post-conviction relief with the state circuit court.
Subsequently, the law firm of Kirkland & Ellis was appointed to
represent Petitioner and, in March of 1990, an amended petition
for post-conviction relief was filed on behalf of Petitioner.
Petitioner's amended petition raised four grounds for relief.
First, Petitioner argued that his trial counsel, Mark Rose,
suffered a per se conflict of interest which rendered him
ineffective, and the trial court failed to conduct an adequate
hearing regarding the conflict. Second, Petitioner argued that
his trial counsel, Mark Rose, was actually ineffective as a
result of trial counsel's failure to investigate, to develop
Petitioner's defense theory, to call witnesses, to properly
cross-examine Proctor, and to preserve objections and errors
appeal, and that appellate counsel Seeder was ineffective for
failing to raise the issue of Rose's conflict of interest.
Third, Petitioner argued that the retroactive application by
the Supreme Court of Illinois of Ill.Rev.Stat., ch. 38, ¶ 116-1
denied Petitioner his constitutional right of appeal. Fourth,
Petitioner argued that the Illinois death penalty statute is
unconstitutional because it precludes consideration of mercy by
the sentencer and, therefore, does not allow the sentencer to
make an individualized choice as to whether to impose the death
penalty and operates so as to divest the sentencer of
discretion. The circuit court dismissed Petitioner's petition.
The Supreme Court of Illinois affirmed the decision of the
circuit court and dismissed Petitioner's petition for
post-conviction relief. People v. Enoch, 146 Ill.2d 44, 165
Ill.Dec. 719, 585 N.E.2d 115 (1992). In so doing, the Supreme
Court of Illinois addressed the merits of Petitioner's grounds
claiming ineffective assistance of counsel and improper
retroactive application of the statute requiring the filing of
a post-trial motion. The Supreme Court of Illinois held,
however, that Petitioner had waived his claim that the Illinois
death penalty unconstitutionally deprives a sentencer of
discretion because Petitioner could have, but did not, raise
the claim on direct appeal. Petitioner now seeks habeas relief
in this Court.
In his habeas petition, Petitioner raises fifteen grounds for
relief. They are: (1) Petitioner's rights under the Fifth and
Fourteenth Amendments were violated by the admission at trial
of his custodial statements; (2) Petitioner is actually
innocent of the crimes of which he was convicted; (3) evidence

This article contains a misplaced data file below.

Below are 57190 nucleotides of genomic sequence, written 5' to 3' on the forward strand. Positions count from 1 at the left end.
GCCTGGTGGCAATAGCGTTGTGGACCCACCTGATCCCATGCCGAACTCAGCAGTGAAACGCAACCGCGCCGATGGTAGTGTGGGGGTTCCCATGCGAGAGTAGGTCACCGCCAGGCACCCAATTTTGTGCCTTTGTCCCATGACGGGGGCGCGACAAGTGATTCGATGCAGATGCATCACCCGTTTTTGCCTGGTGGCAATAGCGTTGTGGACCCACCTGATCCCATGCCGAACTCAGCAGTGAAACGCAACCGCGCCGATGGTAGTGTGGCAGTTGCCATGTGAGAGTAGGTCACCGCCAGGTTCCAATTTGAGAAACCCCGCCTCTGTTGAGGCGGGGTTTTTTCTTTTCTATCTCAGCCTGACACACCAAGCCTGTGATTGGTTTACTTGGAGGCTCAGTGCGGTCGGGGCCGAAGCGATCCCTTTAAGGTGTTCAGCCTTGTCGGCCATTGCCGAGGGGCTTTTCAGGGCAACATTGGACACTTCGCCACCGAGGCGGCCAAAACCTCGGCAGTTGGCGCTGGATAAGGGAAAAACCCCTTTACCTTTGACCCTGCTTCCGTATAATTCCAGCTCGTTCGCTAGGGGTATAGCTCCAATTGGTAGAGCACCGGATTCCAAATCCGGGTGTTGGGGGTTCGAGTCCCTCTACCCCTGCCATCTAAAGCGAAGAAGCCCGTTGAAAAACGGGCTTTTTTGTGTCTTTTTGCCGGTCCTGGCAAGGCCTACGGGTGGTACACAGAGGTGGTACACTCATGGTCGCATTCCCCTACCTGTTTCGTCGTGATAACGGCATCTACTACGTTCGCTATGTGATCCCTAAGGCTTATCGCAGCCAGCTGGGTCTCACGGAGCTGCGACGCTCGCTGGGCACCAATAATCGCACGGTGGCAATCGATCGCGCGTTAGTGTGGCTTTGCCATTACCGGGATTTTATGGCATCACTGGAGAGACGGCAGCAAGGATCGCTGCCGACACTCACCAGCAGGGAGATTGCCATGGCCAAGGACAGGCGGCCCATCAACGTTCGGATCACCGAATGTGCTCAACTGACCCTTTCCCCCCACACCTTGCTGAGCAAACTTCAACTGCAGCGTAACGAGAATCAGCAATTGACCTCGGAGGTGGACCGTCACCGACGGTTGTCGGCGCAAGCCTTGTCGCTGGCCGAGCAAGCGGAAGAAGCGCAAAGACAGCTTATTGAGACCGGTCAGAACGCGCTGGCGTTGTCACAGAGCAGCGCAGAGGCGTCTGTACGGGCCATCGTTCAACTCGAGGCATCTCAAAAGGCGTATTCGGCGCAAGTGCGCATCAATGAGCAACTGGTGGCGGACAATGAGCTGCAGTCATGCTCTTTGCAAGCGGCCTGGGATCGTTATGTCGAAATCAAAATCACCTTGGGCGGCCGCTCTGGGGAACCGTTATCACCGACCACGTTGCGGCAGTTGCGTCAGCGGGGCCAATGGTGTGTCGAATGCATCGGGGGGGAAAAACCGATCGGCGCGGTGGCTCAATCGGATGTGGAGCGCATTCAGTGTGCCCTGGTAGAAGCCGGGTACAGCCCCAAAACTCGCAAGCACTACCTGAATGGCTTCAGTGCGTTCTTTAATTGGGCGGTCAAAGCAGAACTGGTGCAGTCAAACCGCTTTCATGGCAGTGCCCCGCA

of dissimilar crimes was incorrectly admitted at trial; (4)
Petitioner was denied a fair trial by the prosecutor's opening
remarks; (5) Petitioner's trial counsel suffered from a
conflict of interest which rendered him ineffective; (6) the
trial court failed to conduct an adequate hearing as to the
conflict of interest of Petitioner's counsel; (7) Petitioner's
trial counsel was ineffective under the Strickland standard
because trial counsel's preparation and presentation of
Petitioner's defense was deficient; (8) Petitioner was
improperly convicted of aggravated kidnapping; (9) Petitioner
was improperly convicted of attempt rape; (10) Petitioner was
denied a fair trial because the trial court refused to give a
circumstantial evidence instruction; (11) Petitioner's death
sentence was improperly based upon the trial court's finding
that Petitioner was a "clear and present danger" in prison;
(12) Petitioner did not knowingly and intelligently waive his
right to be sentenced by a jury; (13) the Illinois Supreme
Court's retroactive application of a new waiver rule denied
Petitioner a fair trial; (14) the Illinois death penalty
statute is unconstitutional because it prohibits an
individualized determination that death is an appropriate
sentence in a particular case; and (15) Petitioner is actually
innocent of the death penalty. Since Respondent argues that
Petitioner has waived many of his claims due to procedural
default, the Court shall first address these arguments and
determine which, if any, grounds have been procedurally
defaulted by Petitioner.
Procedurally defaulted claims in which a petitioner failed to
follow an applicable state procedural rule in raising the